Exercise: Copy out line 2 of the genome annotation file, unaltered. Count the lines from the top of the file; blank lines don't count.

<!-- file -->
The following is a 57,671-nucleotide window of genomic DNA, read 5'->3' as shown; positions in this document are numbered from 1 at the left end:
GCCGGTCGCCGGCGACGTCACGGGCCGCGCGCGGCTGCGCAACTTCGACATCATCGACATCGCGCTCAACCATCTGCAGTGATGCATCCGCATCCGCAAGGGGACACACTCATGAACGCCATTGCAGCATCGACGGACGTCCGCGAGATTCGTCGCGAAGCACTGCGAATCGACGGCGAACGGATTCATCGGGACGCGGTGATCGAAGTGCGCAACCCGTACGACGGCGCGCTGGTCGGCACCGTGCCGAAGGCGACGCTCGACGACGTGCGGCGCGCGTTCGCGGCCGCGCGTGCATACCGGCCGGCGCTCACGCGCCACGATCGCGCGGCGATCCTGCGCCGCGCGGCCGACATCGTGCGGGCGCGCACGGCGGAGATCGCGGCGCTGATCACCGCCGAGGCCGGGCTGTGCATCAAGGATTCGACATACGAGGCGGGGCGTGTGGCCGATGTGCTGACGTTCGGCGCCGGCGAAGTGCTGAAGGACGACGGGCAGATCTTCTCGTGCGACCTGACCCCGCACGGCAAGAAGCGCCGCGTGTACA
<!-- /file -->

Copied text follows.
GCCGGTCGCCGGCGACGTCACGGGCCGCGCGCGGCTGCGCAACTTCGACATCATCGACATCGCGCTCAACCATCTGCAGTGATGCATCCGCATCCGCAAGGGGACACACTCATGAACGCCATTGCAGCATCGACGGACGTCCGCGAGATTCGTCGCGAAGCACTGCGAATCGACGGCGAACGGATTCATCGGGACGCGGTGATCGAAGTGCGCAACCCGTACGACGGCGCGCTGGTCGGCACCGTGCCGAAGGCGACGCTCGACGACGTGCGGCGCGCGTTCGCGGCCGCGCGTGCATACCGGCCGGCGCTCACGCGCCACGATCGCGCGGCGATCCTGCGCCGCGCGGCCGACATCGTGCGGGCGCGCACGGCGGAGATCGCGGCGCTGATCACCGCCGAGGCCGGGCTGTGCATCAAGGATTCGACATACGAGGCGGGGCGTGTGGCCGATGTGCTGACGTTCGGCGCCGGCGAAGTGCTGAAGGACGACGGGCAGATCTTCTCGTGCGACCTGACCCCGCACGGCAAGAAGCGCCGCGTGTACA